Court upholds Cox $1bn piracy verdict
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Internet service provider (ISP) Cox Communications’ attempt to reduce a $1 billion award of damages for copyright infringement has failed, in a win for music companies including Sony, Universal, and Warner.
The US District Court for the Eastern District of Virginia, Alexandria Division, upheld the award of damages in a decision dated Tuesday, January 12.
A Cox spokesperson called the lawsuit a "travesty" and the ruling "unwarranted, unjust and beyond excessive".
"We don’t believe this case has any merit, and we plan to appeal and vigorously defend ourselves. We absolutely should not be held liable for bad actions that others may have taken using Cox’s high-speed internet service. We’re prepared to fight as long as necessary to correct this decision."
In 2018, members of the music industry including Sony, Universal, and Warner accused American ISP Cox of contributory copyright infringement and vicarious copyright infringement. The plaintiffs claimed that a total of 10,017 copyrights were infringed on peer-to-peer networks.
In December 2019, a jury found Cox liable for both vicarious and contributory infringement. The jury awarded the plaintiffs $99,830.28 per work, totalling $1 billion in statutory damages.
The ISP had argued that some of the works were derivative of others, and so were ineligible for a separate statutory award. The court invited Cox to submit a new calculation of damages on this basis.
In response, the plaintiffs argued that Cox had forfeited its right to challenge the number of works eligible for statutory damages because it had not raised this issue during the trial.
Earlier in the proceedings, the plaintiffs had argued against the ISP’s motion for summary judgment by claiming that whether any of the sound recordings labelled PX-1 were derivative of the musical compositions in PX-2 was a question of fact, and this is something for a jury to address.
This was accepted by the court, and Cox’s motion for summary judgment was denied on the basis that issues of material fact such as this should be considered by a jury.
In that same ruling, the court signalled that it may be required to rule on a motion by Cox regarding whether it is permissible for separate awards to be made for derivative works.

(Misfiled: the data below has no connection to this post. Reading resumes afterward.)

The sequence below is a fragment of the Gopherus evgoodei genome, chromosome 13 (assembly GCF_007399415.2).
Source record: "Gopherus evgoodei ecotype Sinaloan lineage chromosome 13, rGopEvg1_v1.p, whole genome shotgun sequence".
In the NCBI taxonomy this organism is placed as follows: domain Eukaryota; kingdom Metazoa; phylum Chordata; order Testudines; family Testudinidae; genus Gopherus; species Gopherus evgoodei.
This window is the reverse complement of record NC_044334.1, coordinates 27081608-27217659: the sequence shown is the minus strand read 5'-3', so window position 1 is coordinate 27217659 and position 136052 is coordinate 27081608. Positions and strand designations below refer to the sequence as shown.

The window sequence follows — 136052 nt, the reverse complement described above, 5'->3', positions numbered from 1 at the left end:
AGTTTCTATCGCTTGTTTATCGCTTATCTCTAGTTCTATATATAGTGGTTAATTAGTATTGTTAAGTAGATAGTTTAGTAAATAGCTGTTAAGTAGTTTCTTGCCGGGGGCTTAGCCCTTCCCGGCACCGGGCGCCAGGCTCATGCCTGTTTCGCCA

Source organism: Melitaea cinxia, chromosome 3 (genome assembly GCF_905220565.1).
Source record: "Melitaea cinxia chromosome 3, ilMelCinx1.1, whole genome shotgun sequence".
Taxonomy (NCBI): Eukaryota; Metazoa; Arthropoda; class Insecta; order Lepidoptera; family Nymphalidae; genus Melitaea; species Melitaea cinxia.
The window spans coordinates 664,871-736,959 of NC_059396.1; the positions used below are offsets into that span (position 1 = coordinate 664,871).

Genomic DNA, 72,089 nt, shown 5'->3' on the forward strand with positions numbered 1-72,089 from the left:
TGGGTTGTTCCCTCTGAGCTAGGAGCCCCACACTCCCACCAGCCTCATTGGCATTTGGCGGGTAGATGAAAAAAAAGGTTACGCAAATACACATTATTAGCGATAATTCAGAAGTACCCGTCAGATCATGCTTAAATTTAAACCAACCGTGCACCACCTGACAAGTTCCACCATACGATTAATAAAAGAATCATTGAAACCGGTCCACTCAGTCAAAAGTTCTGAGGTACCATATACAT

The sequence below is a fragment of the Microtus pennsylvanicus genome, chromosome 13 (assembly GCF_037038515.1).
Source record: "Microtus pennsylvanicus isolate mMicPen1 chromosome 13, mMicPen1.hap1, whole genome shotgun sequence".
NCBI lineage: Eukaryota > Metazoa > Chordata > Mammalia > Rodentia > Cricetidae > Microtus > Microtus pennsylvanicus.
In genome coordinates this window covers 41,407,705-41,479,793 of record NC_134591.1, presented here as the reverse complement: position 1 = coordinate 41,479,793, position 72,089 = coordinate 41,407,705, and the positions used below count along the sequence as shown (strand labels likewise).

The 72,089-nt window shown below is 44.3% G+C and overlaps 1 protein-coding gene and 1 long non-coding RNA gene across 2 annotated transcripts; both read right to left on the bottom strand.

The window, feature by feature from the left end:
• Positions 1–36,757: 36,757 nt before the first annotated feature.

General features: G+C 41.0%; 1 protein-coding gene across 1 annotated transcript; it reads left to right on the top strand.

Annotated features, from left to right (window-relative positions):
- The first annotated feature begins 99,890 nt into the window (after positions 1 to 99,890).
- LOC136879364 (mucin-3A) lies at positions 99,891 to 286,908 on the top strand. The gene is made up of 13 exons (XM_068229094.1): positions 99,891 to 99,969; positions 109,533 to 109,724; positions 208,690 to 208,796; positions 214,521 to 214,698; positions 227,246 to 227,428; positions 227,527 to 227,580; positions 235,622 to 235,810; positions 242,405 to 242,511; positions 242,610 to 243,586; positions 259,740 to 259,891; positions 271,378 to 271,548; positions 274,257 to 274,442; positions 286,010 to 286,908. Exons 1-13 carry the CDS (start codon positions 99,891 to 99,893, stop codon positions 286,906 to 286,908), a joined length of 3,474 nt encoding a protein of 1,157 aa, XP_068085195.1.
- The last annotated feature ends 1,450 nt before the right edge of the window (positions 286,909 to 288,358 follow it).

Despite this, Cox did not place any testimony regarding derivative works before the court at trial.
In its decision last week, the court noted the “many steps” that Cox had taken to recalculate the damages, which the ISP claimed should be reduced by a total of $243,386.25.
For example, Cox had to examine the names of the artist and album as well as the ownership information and publication date. Cox then had to make a judgment call on whether works were derivative.
However, as these considerations are questions of fact, they should instead have been addressed at trial and considered by the jury, the court found.
It said: “Cox’s failure to present evidence to the jury that it had infringed on only 7,579 works resulted in the jury’s determination that Cox had infringed on 10,017 works.”
“Clearly, the number of derivative works in play in this case was a question for a jury. The jury answered that question with the information available, and Cox did not provide the information to the jury that it has provided to the court in its post-trial brief.”
As a result, the court upheld the jury’s determination of the number of infringed works, finding that Cox’s failure to present evidence of its own calculations during the trial to be “determinative”.
This is not the only clash between members of the music industry and ISPs recently.
Last year, Warner Records accused ISP Charter Communications of copyright infringement in a lawsuit that claimed $1 billion in damages. Meanwhile, earlier this month, a group of record labels successfully prevailed against an ISP’s claim that music companies target subscribers with false and deceptive piracy notices.
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Cox Communications, internet service provider, Sony, Universal, Warner, statutory damages, copyright infringement, piracy, peer-to-peer network, music